Toilet Paper and Mexican Plumbing

articles Living, Working, Retiring

J. Brad Grieve

In village businesses, it is common to see a sign in the bathroom asking you not to throw tissue paper down the toilet.The debate among friends in high school was whether the toilet paper should be scrunched or folded when used. But here in Mexico, the debate includes whether or not the toilet paper should be discarded into the toilet at all.

Yes, this is a dirty topic. However it is a common to question about whether or not one can throw the toilet paper into the toilet. The answer is a definite maybe.

Getting back to the question at hand (so to speak), to answer we must understand the system being used to treat the waste products. And to be clear, when I say, “waste” or “black water,” I am referring to everything that you flush down your toilet. If you have a municipal sewer system, yes you can flush the paper down the toilet since the municipal system can handle the paper from toilets. And if you have a private septic tank on your property, the same answer can be true since the bacteria in the septic tank can help break down the cellulose in the paper. Nevertheless, an excessive amount of toilet paper can be a problem by overloading the tank and slowing down the bacterial activity in the septic tank. Hopefully the septic tank is healthy and large enough to handle the volume of material that needs to be treated.

Now we should know that only the villages and towns of the Lake Chapala (i.e. Chapala, Jocotepec, Ajijic, San Antonio Tlayacapan, San Juan Cosala, etc) have municipal wastewater treatment plants to handle the “black water” from the toilets in their respective communities. However in village businesses, it is common to see a sign in the bathroom asking you not to throw tissue paper down the toilet. The problem is not the municipal sewer system, but likely the drainpipe between the toilet and the street drain connection.

The typical problem is the type of pipe that has been used. Traditionally, drains from the house to the street were short sections of red clay pipes joined together. Over time, the clay pipes become porous and rough on the interior surface, and the joints between the sections of the pipes open up. Or due to low strength, the sidewalls of the clay pipes slowly collapse. The combination of these three deleterious conditions do not promote the easy flow of toilet paper along the sections of pipe. The toilet paper or waste product can become hung up on the joints, breaks or rough surfaces. Once stopped along the sidewall, they become a collection point for more and more toilet paper and waste, which eventually clogs the pipes and stops the flow of waste.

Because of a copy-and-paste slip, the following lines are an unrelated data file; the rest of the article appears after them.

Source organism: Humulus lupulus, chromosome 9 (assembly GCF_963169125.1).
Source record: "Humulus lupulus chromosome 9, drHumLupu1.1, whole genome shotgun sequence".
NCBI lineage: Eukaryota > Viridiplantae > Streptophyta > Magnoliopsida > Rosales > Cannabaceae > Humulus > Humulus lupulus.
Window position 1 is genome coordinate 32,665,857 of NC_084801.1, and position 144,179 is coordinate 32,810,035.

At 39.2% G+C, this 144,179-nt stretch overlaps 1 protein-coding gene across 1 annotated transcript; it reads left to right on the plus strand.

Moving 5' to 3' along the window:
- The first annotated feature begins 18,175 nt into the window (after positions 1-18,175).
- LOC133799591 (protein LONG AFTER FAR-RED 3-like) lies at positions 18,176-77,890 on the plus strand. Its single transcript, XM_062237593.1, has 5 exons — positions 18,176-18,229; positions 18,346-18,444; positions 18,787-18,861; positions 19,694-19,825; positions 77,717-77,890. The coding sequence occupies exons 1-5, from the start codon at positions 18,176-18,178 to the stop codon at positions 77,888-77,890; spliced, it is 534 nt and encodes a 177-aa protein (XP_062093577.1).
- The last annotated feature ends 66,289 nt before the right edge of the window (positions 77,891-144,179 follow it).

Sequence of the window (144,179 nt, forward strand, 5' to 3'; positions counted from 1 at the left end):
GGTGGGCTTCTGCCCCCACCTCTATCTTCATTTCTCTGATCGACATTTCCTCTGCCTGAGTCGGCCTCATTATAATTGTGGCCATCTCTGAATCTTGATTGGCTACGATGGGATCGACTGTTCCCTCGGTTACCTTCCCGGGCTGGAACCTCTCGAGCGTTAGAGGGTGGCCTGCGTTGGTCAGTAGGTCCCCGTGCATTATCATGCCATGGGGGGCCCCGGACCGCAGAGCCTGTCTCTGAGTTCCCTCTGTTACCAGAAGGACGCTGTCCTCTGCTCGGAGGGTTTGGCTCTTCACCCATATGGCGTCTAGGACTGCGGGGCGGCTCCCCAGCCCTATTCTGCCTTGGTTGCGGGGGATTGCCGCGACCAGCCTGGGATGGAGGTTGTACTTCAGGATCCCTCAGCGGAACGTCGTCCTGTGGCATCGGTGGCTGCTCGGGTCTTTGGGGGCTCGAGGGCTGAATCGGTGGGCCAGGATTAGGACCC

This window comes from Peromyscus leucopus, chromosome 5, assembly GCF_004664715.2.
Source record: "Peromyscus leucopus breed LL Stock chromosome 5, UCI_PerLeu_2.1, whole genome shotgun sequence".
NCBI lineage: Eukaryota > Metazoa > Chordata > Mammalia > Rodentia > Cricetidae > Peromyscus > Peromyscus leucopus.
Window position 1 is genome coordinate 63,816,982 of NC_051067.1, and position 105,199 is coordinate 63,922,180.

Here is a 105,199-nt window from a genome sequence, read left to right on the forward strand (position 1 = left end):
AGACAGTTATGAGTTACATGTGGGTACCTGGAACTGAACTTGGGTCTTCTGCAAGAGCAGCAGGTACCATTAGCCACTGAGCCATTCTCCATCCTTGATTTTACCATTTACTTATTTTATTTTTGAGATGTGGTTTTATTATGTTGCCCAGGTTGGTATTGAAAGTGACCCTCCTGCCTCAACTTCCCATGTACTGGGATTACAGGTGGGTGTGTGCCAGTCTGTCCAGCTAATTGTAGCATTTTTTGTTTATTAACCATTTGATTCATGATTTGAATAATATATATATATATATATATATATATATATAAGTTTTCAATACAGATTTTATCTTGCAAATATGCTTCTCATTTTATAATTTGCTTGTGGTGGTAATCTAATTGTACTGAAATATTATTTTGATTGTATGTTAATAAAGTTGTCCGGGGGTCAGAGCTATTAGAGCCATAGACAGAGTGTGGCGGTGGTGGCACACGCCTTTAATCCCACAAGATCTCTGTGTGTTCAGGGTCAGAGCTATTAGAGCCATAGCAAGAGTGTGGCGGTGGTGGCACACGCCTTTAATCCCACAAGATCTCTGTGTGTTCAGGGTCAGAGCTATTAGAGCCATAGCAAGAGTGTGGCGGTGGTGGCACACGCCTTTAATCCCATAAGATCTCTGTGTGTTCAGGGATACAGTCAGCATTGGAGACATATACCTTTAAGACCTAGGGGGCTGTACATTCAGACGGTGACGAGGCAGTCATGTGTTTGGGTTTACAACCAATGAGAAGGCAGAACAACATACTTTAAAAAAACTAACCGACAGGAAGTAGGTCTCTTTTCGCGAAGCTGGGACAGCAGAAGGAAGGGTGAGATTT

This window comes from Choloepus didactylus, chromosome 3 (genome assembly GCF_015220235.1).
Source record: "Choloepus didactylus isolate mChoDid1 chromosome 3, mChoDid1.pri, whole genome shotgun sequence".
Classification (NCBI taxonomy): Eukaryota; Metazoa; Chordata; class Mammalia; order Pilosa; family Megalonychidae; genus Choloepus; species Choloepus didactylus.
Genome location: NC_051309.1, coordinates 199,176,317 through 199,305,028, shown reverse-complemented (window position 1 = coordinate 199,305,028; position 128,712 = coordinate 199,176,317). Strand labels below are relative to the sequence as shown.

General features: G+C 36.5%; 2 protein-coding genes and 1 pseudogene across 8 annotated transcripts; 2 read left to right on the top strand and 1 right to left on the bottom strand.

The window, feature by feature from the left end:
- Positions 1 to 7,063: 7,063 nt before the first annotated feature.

More modern drains systems use plastic piping (typically PVC) for the drainage of waste. These plastic pipe systems tend not to have the hang up points along the length of pipe for the toilet paper. There is less chance for a clog forming in the drain, plastic piping is more favorable to toilet paper movement along the length of the drain pipe.

But there are other factors that affect the movement of “waste” along the length of the drainpipe. The slope or inclination of the pipe affects the waste flow. If the pipe is too steep, the waste flows quickly down the pipe. However, elements of the waste could become “stuck” to the side of the pipe and become a point for future toilet paper to hang up, helping to form larger and larger clogs that eventually plug the drainpipe. Ideally, the drainpipe is sloped or inclined approximately 2% or ¼ inch per foot of length, to keep the waste in the pipe, wet and amid liquid to lubricate and promote its slow but constant movement along the length of the pipe.

So as your are about to throw the paper into the toilet, use your x-ray vision and determine what type of pipes are underground and how they were installed. This would be easy if you were Superman, but maybe we just need to respect the sign in the restaurant’s bathroom.

Published or Updated on: May 1, 2008 by J. Brad Grieve © 2008
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